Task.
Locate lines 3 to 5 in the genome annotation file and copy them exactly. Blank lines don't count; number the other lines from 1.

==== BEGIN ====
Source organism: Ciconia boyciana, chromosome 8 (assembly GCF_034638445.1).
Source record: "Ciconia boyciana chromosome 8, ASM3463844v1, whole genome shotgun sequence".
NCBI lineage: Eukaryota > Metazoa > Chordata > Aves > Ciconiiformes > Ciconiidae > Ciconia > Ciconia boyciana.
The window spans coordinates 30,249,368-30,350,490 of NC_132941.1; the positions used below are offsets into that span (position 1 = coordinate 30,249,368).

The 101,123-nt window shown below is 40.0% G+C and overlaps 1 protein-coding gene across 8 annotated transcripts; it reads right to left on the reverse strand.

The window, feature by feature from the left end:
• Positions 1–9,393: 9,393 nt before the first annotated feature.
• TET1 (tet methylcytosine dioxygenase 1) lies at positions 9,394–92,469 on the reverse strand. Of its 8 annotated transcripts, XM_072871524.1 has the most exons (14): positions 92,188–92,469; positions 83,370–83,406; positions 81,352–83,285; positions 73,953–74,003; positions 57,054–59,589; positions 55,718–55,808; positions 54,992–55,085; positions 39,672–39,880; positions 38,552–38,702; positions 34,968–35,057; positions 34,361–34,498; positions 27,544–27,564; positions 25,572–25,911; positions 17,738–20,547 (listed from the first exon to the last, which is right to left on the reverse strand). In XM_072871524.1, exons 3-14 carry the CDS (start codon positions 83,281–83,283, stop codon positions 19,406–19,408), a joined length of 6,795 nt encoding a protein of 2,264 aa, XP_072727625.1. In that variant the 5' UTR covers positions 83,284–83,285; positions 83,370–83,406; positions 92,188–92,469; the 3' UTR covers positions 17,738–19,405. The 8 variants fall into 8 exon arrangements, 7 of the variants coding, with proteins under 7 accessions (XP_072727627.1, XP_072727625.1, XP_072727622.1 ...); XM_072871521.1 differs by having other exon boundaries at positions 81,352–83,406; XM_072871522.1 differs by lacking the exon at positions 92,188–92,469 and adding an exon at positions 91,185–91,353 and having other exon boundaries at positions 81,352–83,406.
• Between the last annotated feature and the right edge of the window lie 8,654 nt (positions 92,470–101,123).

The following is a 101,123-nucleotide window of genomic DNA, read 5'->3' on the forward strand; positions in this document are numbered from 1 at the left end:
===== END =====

NCBI lineage: Eukaryota > Metazoa > Chordata > Aves > Ciconiiformes > Ciconiidae > Ciconia > Ciconia boyciana.
The window spans coordinates 30,249,368-30,350,490 of NC_132941.1; the positions used below are offsets into that span (position 1 = coordinate 30,249,368).

The 101,123-nt window shown below is 40.0% G+C and overlaps 1 protein-coding gene across 8 annotated transcripts; it reads right to left on the reverse strand.